Pet Ear Infections: Signs, Symptoms, & Treatment
Ear infections can be extremely painful and are notoriously hard to treat without professional help. When our pets are suffering from ear infections, they may have little to no clear way of letting us know that they are suffering. Ear infections in cats can be especially difficult to discover since cats have a strong instinct to hide their pain.
Signs & Symptoms of Ear Infections in Pets
Dogs are more likely to show their pain than cats, but they can still have trouble communicating when their ears are hurting. They may paw at the affected ear, or try to get their heads into, especially cool or hot places. Many times, owners will simply see these behaviors as cute and unusual, not realizing their four-legged friend is suffering.
Another important sign which you should check for regularly is excessive and dark ear wax building up in the ear and coming out farther than usual. If your pet has excessive, dark ear wax and if the ear or ears have an unpleasant odor, that is an indication that the animal is likely to have a particularly severe ear infection.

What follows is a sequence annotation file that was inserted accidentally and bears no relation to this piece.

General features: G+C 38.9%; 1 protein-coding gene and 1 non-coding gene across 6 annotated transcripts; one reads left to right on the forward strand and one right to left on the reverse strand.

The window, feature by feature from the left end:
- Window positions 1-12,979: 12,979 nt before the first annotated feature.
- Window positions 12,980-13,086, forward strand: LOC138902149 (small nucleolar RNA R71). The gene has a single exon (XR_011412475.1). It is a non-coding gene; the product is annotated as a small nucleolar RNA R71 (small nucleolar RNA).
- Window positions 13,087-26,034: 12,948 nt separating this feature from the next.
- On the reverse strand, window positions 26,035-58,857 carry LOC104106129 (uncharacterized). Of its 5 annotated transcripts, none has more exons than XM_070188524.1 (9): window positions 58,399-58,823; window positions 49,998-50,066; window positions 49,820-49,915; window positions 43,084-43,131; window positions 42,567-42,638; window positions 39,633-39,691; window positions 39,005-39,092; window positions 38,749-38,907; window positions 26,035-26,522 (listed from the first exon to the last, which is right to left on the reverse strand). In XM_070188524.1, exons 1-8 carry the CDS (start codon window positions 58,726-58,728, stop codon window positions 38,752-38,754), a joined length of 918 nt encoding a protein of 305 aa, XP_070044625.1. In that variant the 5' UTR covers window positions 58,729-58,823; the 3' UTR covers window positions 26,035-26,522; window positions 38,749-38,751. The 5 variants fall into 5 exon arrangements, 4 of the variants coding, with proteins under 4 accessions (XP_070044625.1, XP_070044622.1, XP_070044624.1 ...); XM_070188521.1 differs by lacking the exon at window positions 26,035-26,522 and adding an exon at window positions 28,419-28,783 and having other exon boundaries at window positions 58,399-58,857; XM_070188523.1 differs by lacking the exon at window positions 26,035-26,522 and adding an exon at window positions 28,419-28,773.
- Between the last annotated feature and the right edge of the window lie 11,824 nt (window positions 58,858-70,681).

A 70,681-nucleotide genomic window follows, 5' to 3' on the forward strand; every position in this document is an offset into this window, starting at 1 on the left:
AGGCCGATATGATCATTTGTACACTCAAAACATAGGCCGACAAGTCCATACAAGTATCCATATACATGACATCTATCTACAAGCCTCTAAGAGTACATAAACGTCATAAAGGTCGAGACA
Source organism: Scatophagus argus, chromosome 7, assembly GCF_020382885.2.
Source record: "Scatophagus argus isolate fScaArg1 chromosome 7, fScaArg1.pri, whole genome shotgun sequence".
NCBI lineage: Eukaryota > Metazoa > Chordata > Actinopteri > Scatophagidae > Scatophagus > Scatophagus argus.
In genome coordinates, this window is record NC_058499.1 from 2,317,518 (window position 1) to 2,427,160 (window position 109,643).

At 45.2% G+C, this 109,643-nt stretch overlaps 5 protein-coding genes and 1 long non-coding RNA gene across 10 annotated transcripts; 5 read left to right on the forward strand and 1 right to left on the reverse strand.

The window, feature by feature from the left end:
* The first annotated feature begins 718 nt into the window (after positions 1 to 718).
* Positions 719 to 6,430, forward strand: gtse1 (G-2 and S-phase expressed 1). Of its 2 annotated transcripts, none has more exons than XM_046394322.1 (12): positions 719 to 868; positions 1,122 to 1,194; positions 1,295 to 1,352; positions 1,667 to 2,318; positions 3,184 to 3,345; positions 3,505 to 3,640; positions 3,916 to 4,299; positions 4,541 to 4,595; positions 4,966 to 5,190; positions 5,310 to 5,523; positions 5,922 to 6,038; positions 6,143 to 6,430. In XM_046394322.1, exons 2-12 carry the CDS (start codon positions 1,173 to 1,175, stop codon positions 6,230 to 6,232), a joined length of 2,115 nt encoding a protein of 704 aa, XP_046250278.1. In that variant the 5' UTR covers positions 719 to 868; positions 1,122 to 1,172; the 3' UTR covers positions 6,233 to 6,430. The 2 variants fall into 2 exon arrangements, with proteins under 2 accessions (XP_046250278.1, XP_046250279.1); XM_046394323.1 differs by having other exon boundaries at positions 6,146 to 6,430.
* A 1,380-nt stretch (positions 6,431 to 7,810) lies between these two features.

The signs of a severe ear infection include vomiting, wide-swinging movements of the head, a lack of coordination, and an altered sense of balance. If your pet’s ear infection progresses to this point, it can be exceedingly dangerous and can even mean that neurological damage has been done. We must prevent any ear infection from progressing to this point. Only regular checkups can guarantee that an ear infection will not progress this far.
Diagnosing & Treating Animal Ear Infections
While there is a lot you can do to monitor and protect your pet’s health at home, the best way to care for your pet’s long term health is to have regular checkups at least once a year with your veterinarian. The professionals at Suburban Veterinary Clinic in Maple Heights, OH are highly trained and experienced in spotting the signs of animal ear infection and in treating the condition.
For veterinarian professionals, treating an ear infection that has not progressed too far is typically easy and painless for the animal. The affected ear will need to be cleaned and disinfected. Your pet may need to take a course of antibiotics. Often, the infection can be successfully treated using a simple measure such as a warm saline rinse of the ear canal.
Call Suburban Veterinary Clinic Today!
To learn more about spotting and treating ear infections and how the Suburban Veterinary Clinic can help, get in touch today.